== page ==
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Observatoire politique de l’Amérique latine et des Caraïbes de Sciences Po
Amérique latine - L’Année politique is a publication by CERI-Sciences Po’s Political Observatory of Latin America and the Caribbean (OPALC). The study extends the work presented on the Observatory’s website (www.sciencespo.fr/opalc) by offering tools for understanding a continent that is in the grip of deep transformations.
Argentina, Brazil, Colombia, Cuba, Diasporas, Latin America and the Caribbean, Mexico, Nicaragua, Sociology, Venezuela, Les études du CERI
Collective mobilizations, Cuba, Democratization, Justice, Latin America and the Caribbean, NGOs / Civil society, Politics / Political Systems, Les études du CERI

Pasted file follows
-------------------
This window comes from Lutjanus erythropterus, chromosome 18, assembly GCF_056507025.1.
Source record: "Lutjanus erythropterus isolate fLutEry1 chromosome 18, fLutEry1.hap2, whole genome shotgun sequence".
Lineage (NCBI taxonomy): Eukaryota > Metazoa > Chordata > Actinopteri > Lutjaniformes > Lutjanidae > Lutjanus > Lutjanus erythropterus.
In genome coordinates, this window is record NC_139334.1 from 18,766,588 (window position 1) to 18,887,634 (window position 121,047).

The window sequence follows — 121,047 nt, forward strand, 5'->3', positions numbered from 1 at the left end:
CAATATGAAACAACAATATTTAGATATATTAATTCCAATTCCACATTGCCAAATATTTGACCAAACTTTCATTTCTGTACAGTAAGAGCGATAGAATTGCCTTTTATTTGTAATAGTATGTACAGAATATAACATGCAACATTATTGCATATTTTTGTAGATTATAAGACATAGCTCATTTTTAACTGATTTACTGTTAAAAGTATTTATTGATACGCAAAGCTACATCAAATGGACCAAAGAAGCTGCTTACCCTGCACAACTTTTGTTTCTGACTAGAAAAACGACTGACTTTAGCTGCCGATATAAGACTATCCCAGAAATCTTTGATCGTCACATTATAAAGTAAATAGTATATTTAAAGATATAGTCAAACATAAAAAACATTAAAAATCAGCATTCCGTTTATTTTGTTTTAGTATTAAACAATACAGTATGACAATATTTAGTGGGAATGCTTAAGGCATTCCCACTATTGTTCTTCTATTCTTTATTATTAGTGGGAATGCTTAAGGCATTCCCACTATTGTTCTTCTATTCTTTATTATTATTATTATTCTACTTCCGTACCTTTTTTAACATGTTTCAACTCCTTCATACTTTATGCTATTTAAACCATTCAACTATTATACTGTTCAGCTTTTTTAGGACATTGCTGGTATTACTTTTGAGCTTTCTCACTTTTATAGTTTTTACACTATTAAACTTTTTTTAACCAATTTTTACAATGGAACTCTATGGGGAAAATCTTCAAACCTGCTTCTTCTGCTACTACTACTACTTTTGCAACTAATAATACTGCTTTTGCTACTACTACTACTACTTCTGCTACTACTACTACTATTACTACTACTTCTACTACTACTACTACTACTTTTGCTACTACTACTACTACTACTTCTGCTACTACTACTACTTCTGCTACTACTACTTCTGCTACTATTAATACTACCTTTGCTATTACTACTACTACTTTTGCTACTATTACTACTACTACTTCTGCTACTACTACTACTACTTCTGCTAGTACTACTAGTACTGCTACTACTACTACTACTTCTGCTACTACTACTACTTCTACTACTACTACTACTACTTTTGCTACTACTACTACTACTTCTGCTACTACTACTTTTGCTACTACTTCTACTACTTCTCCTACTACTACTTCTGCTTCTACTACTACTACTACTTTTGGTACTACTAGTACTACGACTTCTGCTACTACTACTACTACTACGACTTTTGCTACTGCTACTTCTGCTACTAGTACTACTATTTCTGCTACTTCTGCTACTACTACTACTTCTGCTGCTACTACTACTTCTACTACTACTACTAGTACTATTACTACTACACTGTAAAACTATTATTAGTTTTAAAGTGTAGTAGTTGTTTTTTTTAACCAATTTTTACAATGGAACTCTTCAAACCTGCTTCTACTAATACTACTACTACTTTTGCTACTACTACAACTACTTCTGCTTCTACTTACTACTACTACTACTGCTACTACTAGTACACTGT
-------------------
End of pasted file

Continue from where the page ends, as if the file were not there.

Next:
Alongside the socialist society that Cuba is in the process of constructing, an unofficial “civil society” is actually taking shape, made up for the most part of dissident movements. The Cuban Catholic Church, the only non-Castrist institution in existence, is playing a crucial role in maintaining a certain balance between the two; the Church’s dual nature – universal in scope but locally implanted – has fostered a unique conception of its relation to Cuban society, all the more so as its ambition is above all to win back a position of influence and reaffirm its central status. This ambition is furthered by two means, both of which are basically handled by secular representatives, in particular by groups associated with Dagoberto Valdès. On one hand there is a pragmatic approach based on social work and the activities of training centers; on the other an effort to rethink the role of the Church in relation to society and envisage the possibility of a new form of citizenship founded on Catholic values. The charitable initiatives are acceptable to the regime; but the same does not hold as far as the resolve to become active social participants is concerned, a move seen as a form of defense of conservative, backward-looking options. In addition relations between the Church and dissident movements are strained. This ambiguous situation might well render the role of Catholics in the post-Castrist transition more uncertain, even though the Church’s expertise will be required for national reconciliation to take place.